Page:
Shizuo Kuwahara ’98E—or, “Z,” as he likes to be called—came to conducting by what seems an unusual route.
But according to the one-time saxophone performance student, his path mirrors a reality common to conductors: There is no one, or even two or three, well-trodden paths to success.
And at age 32, Kuwahara is earning recognition as one of classical music’s most prominent up-and-coming conductors. In November he won first prize in the Georg Solti International Conductors’ Competition in Frankfurt, Germany, beating out a record-breaking 540 contestants from over 70 nations. In 2007, he placed second in the prestigious competition.
Kuwahara, who moved with his family from Tokyo to the United States when he was 10, laughs as he describes his first exuberant encounters with the world of music, a world he recalls he “didn’t know anything about.” He was drawn to music, however, because his English remained shaky and he was able to form bonds with his peers by making music together.
Shortly after his arrival at Eastman as a music education and saxophone performance student, Kuwahara heard the Eastman Philharmonia playing Rachmaninov’s Second Symphony. It was a watershed moment.
“I realized how beautiful orchestral music was,” he says. He was so taken by the performance that he took what he remembers as a bold move: Introducing himself to Eastman conducting professor David Effron. But Effron, who now is a professor of conducting and chair of the instrumental conducting department at Indiana University, already knew the young Kuwahara.
“I knew he was a great musician because I heard him play saxophone in Pictures at an Exhibition,” Effron recalls, referring to an Eastman Philharmonia performance of the famous work by Russian composer Modest Mussorgsky.
Soon Kuwahara was attending all of Effron’s rehearsals, and before long, had founded an “ad hoc” orchestra with Eastman friends and had begun conducting concerts.
Watching Effron at work was the best education in conducting he could have received as an undergraduate, Kuwahara says.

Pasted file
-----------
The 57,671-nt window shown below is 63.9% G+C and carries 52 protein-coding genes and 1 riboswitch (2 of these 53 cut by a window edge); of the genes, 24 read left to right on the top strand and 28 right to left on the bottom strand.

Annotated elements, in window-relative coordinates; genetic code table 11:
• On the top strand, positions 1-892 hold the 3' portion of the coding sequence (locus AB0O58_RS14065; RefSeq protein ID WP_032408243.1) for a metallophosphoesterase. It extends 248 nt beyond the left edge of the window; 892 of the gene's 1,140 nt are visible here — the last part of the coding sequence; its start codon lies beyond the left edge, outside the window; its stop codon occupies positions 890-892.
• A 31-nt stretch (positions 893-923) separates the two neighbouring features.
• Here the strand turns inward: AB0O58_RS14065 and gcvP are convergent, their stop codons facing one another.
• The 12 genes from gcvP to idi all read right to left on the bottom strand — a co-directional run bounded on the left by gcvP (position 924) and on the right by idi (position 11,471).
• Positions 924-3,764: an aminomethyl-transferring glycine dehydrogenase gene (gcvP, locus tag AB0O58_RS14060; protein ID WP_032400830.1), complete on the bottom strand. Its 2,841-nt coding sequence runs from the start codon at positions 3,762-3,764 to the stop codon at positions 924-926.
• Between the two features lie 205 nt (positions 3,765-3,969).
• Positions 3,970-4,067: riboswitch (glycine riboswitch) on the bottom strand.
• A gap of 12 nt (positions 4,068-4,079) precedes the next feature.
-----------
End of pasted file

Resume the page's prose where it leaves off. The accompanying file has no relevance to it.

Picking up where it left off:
Aspiring conductors focus on fundamentals at the undergraduate level, where there are rarely degrees in conducting. Kuwahara earned a graduate degree in conducting at Yale, but he insists that “the basic idea of conducting is very simple”: It’s about communication with the orchestra.
Effron attests that, in addition to “a lot of energy and excellent technique,” Kuwahara has “a wonderful way of communicating with musicians.”
“Something special happens aesthetically,” Kuwahara says, that can’t be reproduced by following a series of technical edicts or described by formulas. Kuwahara,for example, never uses a baton. “I needed to get closer to the orchestra,” he says. “The baton kept getting in my way.”
Such close communication is especially important today, since conducting is no longer dominated by an “old school” in which maestros dictate to orchestras, and musicians disobey at their peril. In describing the changes that have taken place in the field, Kuwahara notes that “the era of the maestros like Toscanini and Bernstein really was the golden era.”
But the respect for the maestros was so great, he adds, that “they took advantage of their position.” Able to fire musicians at will, they are one reason orchestral musicians have since formed unions.
The modern approach, perfected by the best of today’s conductors, is collaborative. Good conductors, Kuwahara stresses, know how to motivate musicians and to establish the kind of trust that bonds, for example, two parties in an intimate conversation.
Even with the finest musicians, that exchange can turn either lively or flat, depending on the conductor’s rapport with the orchestra.
Effron suspects that among the reasons Kuwahara excels in comparison to many others in his generation is that “he’s a terrific person—and humble—which is more rare than not to see in a young conductor.”
Young conductors must also be versatile, since they may spend years performing with multiple orchestras as guest conductors, associate conductors, or conducting fellows.
In the past several years, for example, Kuwahara has conducted as either an associate, guest, or fellow, with the Philadelphia Orchestra, the Virginia Symphony Orchestra, the Baltimore Symphony Orchestra, the Tokyo Symphony Orchestra, and many others.
And he expects 2009 to be another busy year. In addition to 15,000 euros, the Solti prize included invitations to a series of conducting engagements throughout Germany. Kuwahara is looking forward to the tour, not least because it allows him to spend time in Europe, where the esteem granted classical music, he finds, “brings so much joy to life.”